The CsA-mediated increase in xenograft tumor growth was found to be similar both in nude mice (which have impaired T-cell function) and SCID-beige mice (which have impaired T-cell, B-cell and natural killer cell functions), ruling out the possibility that the increase in tumor growth was due to its effects on immune functions. Significantly, the effects of CsA on the growth of xenograft tumors in these animals were not reversible since cessation of CsA treatment did not retard tumor growth. Furthermore, tumor keratinocytes isolated from A431 xenograft tumors developed in both nude and SCID-beige mice receiving CsA form larger tumors when re-inoculated in nude or SCID-beige mice as compared to keratinocytes isolated from xenograft tumors developed in mice receiving vehicle, reinforcing the notion that CsA-mediated effects on the skin tumor phenotype are not reversible. This is confirmed by the retention of the CsA signature molecular phenotype in CsA-mediated tumors characterized by the inhibition of calcineurin-NFAT signaling (25 and references therein).
Our findings that these tumors manifest increased expression of proliferation-related markers, PCNA, Cyclin D1/D3, and CDK4/6 is commensurate with the observed increased growth rate of CsA tumors (14). These results confirm previous studies in which CsA-mediated inhibition of calcineurin-NFAT signaling leads to enhanced expression of CDK4 in normal follicular keratinocytes and fibroblasts (25, 26). Our observations that CsA tumors manifest increased Bcl-2 positive cells with a decrease in TUNEL-positive cells indicate that enhanced tumor growth by CsA is not only due to its ability to enhance proliferation but is also associated with anti-apoptosis effects. We showed that CsA blocks MPP transition and the mitochondrial-dependent apoptosis pathway by diminishing cytochrome c release from the mitochondria to the cytoplasm, which may be the underlying mechanism by which CsA diminishes apoptosis induction in these xenograft tumors (14). In this regard, Gafter-Gvili et al showed that CsA increases Bcl-2/BAX ratio in follicular keratinocytes leading to a reduced apoptosis response (27). Interestingly, Yarosh et al demonstrated that CsA inhibits UVB-induced apoptosis and DNA repair leading to enhanced skin SCCs independent of CsA-mediated immune suppression (28). Additionally, in a recent study, immune suppression was found to enhance the number of microscopic cell clones over-expressing mutant p53, considered precursors of actinic keratoses and SCCs (14, 29).
The observations that keratinocytes isolated from CsA-induced tumors retain the aggressive phenotype and form larger xenograft tumors are consistent with a previous report in humans in which tapering or withdrawing IDs often represses virus-induced cancers more efficiently than it reduces the incidence of UVB-induced SCCs (30). Our observations that the molecular phenotype of CsA-induced cancer is also retained in this study further strengthens the notion that the direct effects of CsA on tumor cells are largely irreversible and contribute to the observed aggressive phenotype of SCCs occurring in OTRs. It may be argued that the enhanced growth of tumors developed by keratinocytes isolated from CsA-treated tumors may be due to the possible selection of a fast-growing tumor clone by CsA as opposed to CsA-induced epigenetic changes. However, we discount this possibility since we consistently observed identical results in our in vitro and in vivo approaches (experiments conducted using in vitro CsA-treated A431 cells assessing their ability to form xenograft tumors and employing tumor cells obtained from CsA-treated xenograft tumors developed in immune-deficient or immune-competent mice and then studying their ability to form aggressive tumors).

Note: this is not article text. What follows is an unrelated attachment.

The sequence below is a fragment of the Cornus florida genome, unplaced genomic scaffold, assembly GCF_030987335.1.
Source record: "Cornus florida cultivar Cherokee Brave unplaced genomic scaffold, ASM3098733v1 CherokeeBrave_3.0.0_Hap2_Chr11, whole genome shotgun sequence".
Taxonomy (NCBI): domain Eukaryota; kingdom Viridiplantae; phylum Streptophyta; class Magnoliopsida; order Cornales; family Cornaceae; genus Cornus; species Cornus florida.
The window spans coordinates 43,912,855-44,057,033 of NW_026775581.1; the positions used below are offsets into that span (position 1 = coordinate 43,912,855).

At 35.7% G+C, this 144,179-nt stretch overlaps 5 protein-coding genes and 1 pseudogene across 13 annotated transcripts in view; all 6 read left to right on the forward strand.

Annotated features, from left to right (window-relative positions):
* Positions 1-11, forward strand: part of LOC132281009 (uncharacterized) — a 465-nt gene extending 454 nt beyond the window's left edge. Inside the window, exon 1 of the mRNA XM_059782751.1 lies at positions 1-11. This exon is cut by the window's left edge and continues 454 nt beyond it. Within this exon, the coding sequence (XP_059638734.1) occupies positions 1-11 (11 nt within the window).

It has been shown that CsA increases expression of TGFβ in human pulmonary adenocarcinoma (A-594), murine renal cell carcinoma (Renca) and mink lung epithelial (CCL-64) cells (16). Parallel to these observations, we also found a significant induction of TGFβ1 (>10-fold). In addition, TGFβ-dependent signaling proteins including its receptors TGFβRI and TGFβRII and their target proteins, Smads, are increased in CsA-treated A431 tumor tissues. Although CsA-mediated effects in skin SCCs observed in this study are novel, CsA is known to enhance the binding of TGFβ1 to its receptor complex in lung and renal carcinoma xenografts (16). CsA also up-regulates the expression of TGFβ1 and its receptors TGFβRI and TGFβRII in normal rat mesangial cells (31). SCID-beige mice carrying lung and bladder xenograft tumors manifested increased pulmonary metastatic lesions when treated with CsA whereas this metastatic tumor growth was significantly reduced in mice receiving treatment with anti-TGFβ antibodies, suggesting a role of TGFβ signaling in CsA-mediated tumor metastasis (16).
Our results suggest that CsA-augmented tumor growth involves up-regulation of TGFβ signaling-dependent causation of an invasive and aggressive phenotype. TGFβ plays an important role in EMT (20, 26, 27). However, the role of CsA-mediated EMT in tumor progression is not known. Our observations that CsA-treated A431 xenograft tumors overexpress markers of EMT and that CsA enhances migration and invasion of A431 cells indicate that CsA acts through TGFβ signaling that may be involved in altering the tumor phenotype to more aggressive and invasive SCC by augmenting EMT. In conclusion, CsA directly affects the pathogenesis of SCCs through TGFβ-dependent enhancement in the EMT leading to an aggressive and invasive phenotype.
This work was supported in part by NIH grants R01 ES015323, NO1-CN-43300, P30 AR050948, R21 ES017494, and T32AR053458.
Conflict of interest: The authors declare no conflict of interest.